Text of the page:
Just for shits and giggles, compare this paragraph:
In the normal domestic law enforcement context, the use of deadly force is considered a “seizure” under the Fourth Amendment. The Supreme Court has examined the constitutionality of the use of deadly force under an objective “reasonableness” standard. See Tennessee v. Garner, 471 U.S. 1, 7, 11 (1985). The question whether a particular use of deadly force is “reasonable” requires an assessment of “the totality of the circumstances” that balances ‘”the nature and quality of the intrusion on the individual’s Fourth Amendment interests against the importance of the governmental interests alleged to justify the intrusion.'” Id. at 8-9 (quoting United States v. Place, 462 U.S. 696, 703 (1983)). Because “[t]he intrusiveness of a seizure by means of deadly force is unmatched,” id. at 9, the governmental interests in using such force must be powerful. Deadly force, however, may be justified if the danger to the officer’s or an innocent third party’s life or safety is sufficiently great. See Memorandum to Files, from Robert Delahunty, Special Counsel, Office of Legal Counsel, Re: Use of Deadly Force Against Civil Aircraft Threatening to Attack 1996 Summer Olympic Games (Aug. 19, 1996).
With this one:
The Fourth Amendment “reasonableness” test is situation-dependent. Cf Scott, 550 U.S. at 382 (“Garner did not establish a magical on/off switch that triggers rigid preconditions whenever an officer’s actions constitute ‘deadly force.”‘). What would constitute a reasonable use of lethal force for purposes of domestic law enforcement operations differs substantially from what would be reasonable in the situation and circumstances discussed in this white paper. But at least in circumstances where the targeted person is an operational leader of an enemy force and an informed, high-level government official has determined that he poses an imminent threat of violent attack against the United States, and those conducting the operation would carry out the operation only if capture were infeasible, the use of lethal force would not violate the Fourth Amendment. Under such circumstances, the intrusion on any Fourth Amendment interests would be outweighed by the “importance of the governmental interests [that] justify the intrusion,” Garner, 471 U.S. at 8-the interests in protecting the lives of Americans.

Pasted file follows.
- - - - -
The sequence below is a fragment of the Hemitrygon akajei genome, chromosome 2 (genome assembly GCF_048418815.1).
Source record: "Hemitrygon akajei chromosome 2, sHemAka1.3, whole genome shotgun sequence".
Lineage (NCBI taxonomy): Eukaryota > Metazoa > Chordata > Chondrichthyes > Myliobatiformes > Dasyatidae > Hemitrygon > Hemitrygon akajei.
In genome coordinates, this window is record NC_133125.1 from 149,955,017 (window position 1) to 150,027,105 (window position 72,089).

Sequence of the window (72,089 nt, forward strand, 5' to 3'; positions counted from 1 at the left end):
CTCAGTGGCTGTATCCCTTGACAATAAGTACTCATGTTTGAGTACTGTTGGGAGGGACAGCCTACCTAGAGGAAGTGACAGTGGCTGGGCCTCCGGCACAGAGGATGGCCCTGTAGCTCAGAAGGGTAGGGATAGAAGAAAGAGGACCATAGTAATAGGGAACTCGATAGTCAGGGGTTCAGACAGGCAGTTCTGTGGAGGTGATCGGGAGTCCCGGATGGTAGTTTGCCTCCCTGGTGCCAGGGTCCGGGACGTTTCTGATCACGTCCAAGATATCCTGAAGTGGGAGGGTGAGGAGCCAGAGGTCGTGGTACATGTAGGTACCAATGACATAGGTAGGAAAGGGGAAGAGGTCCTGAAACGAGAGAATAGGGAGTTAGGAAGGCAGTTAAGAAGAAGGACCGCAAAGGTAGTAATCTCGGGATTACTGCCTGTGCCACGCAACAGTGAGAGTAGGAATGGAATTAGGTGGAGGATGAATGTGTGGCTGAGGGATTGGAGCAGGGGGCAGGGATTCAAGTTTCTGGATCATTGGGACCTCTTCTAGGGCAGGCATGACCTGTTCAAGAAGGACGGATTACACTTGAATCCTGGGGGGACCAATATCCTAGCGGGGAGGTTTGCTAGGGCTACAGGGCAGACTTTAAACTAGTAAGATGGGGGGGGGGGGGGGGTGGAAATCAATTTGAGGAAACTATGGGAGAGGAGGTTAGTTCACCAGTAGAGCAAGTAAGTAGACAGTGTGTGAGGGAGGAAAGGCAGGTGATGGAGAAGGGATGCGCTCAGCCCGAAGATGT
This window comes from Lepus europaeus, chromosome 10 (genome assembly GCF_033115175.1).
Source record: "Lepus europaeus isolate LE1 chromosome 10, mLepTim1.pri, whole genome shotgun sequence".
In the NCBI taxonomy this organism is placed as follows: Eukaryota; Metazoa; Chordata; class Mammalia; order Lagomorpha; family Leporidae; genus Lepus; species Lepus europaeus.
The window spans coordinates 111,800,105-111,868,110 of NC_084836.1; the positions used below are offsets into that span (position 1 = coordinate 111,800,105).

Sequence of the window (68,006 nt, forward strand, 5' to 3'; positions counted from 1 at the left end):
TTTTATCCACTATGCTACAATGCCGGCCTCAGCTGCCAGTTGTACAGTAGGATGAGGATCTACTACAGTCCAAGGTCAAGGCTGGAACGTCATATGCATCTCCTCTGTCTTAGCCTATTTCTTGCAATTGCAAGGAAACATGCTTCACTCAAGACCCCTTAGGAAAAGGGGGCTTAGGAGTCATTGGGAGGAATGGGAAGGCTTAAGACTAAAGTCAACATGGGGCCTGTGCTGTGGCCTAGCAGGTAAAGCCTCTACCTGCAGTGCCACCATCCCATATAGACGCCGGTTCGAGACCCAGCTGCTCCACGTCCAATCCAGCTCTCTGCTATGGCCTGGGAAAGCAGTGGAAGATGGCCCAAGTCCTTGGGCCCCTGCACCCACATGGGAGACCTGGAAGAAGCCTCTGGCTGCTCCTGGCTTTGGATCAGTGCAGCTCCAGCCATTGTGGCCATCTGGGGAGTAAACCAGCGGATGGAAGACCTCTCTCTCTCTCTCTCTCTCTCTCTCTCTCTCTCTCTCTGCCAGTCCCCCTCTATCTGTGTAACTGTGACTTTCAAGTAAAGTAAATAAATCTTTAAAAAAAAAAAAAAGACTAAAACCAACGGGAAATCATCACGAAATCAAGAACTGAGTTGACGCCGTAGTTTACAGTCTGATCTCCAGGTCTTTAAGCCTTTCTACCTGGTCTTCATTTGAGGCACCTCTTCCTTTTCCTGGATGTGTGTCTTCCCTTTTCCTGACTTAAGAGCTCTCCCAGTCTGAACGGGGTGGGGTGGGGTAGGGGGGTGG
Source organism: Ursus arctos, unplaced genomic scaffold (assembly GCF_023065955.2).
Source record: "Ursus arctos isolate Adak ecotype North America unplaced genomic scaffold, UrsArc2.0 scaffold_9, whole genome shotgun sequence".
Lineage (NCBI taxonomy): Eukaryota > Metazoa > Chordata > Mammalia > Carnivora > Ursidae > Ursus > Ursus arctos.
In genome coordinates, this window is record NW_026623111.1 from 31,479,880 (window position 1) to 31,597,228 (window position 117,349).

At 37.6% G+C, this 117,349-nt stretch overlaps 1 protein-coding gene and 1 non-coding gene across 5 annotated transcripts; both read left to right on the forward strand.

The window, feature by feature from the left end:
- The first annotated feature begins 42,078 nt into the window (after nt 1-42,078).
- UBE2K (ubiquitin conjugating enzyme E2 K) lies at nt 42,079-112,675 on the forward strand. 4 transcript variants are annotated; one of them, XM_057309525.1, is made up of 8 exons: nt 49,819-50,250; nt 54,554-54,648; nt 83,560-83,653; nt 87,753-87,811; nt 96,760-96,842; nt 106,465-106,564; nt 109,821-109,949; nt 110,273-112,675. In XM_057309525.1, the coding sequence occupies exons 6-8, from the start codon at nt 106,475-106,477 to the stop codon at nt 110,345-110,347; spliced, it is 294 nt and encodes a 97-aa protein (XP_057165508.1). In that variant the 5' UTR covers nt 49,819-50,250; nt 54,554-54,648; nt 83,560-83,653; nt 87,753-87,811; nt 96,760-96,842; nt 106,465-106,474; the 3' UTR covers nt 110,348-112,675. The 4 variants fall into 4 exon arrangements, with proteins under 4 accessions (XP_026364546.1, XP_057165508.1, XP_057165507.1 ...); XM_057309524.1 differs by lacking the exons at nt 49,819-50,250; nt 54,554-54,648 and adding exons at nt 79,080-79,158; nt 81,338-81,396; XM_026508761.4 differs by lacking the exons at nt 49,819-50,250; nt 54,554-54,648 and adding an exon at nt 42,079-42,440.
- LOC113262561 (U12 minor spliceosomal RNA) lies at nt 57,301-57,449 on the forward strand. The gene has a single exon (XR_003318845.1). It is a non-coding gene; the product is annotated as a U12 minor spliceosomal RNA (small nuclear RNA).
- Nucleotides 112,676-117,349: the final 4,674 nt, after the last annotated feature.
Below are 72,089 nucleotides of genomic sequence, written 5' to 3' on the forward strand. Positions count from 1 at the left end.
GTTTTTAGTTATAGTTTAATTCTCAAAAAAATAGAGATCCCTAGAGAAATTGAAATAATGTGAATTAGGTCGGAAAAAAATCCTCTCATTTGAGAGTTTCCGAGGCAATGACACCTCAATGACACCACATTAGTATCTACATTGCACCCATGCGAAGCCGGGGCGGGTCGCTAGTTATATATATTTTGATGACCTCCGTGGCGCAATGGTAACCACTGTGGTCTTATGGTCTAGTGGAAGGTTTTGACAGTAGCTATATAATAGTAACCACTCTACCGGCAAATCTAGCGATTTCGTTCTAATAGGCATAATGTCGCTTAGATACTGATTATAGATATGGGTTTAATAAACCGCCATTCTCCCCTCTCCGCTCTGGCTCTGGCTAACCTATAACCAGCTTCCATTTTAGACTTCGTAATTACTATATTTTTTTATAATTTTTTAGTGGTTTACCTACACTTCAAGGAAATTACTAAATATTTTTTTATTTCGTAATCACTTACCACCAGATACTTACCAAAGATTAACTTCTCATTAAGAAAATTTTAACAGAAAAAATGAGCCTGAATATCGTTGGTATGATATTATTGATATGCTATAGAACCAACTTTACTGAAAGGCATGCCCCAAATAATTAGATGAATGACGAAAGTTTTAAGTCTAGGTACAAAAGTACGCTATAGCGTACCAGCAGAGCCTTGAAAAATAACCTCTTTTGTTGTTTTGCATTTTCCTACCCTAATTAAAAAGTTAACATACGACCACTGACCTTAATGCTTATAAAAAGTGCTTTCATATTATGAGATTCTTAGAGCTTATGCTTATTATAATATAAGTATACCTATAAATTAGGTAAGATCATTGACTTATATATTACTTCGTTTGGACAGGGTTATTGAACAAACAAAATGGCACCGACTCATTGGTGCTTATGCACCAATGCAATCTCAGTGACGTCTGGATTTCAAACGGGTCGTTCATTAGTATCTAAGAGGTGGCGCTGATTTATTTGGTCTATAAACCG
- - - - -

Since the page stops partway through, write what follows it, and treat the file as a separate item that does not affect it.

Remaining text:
The first paragraph comes from this October 23, 2001 Office of Legal Counsel Memo authored by John Yoo. The second comes from the Obama Administration’s November 8, 2011 White Paper on targeted killing.
The Yoo paragraph was a bit of an odd diversion in a memo otherwise laying the groundwork to allow DOD to conduct searches in the US; as far as I know, it was primarily used to enable the National Security Agency (which, after all, is part of DOD) to conduct warrantless searches of US person communications collected within the US. But along the way, Yoo threw in deadly force — within the US — because he had already suspended the Fourth Amendment in the memo and so why not?
The White Paper paragraph would be a relatively uncontroversial paragraph among other more controversial ones authorizing the President to kill an American with no due process. Except that it collapses the distinction between laws that apply to the military and laws that apply to the CIA.
And then, perhaps unsurprisingly, the Fourth Amendment discussion in paragraph 21 (the first in section IIB) only applies to those targeting the US, not members of an AUMF enemy per se.
Similarly, assuming that a lethal operation targeting a U.S. citizen abroad who is planning attacks against the United States would result in a “seizure” under the Fourth Amendment, such an operation would not violate that Amendment in the circumstances posited here.
But wait! The passage goes on to cite two domestic law enforcement cases, Tennessee v. Garner and Scott v. Harris. That’s a problem, because Article II authorities are going to be a covert operation, and therefore the CIA, which is prohibited from serving as a law enforcement agency.
Nevertheless, these respective paragraphs — insofar as they apply domestic law enforcement precedents to purported real threats — are somewhat reasonable expansions of the authority, confirmed in Tennessee v. Garner, to kill an American in hot pursuit, within the context of more controversial memos.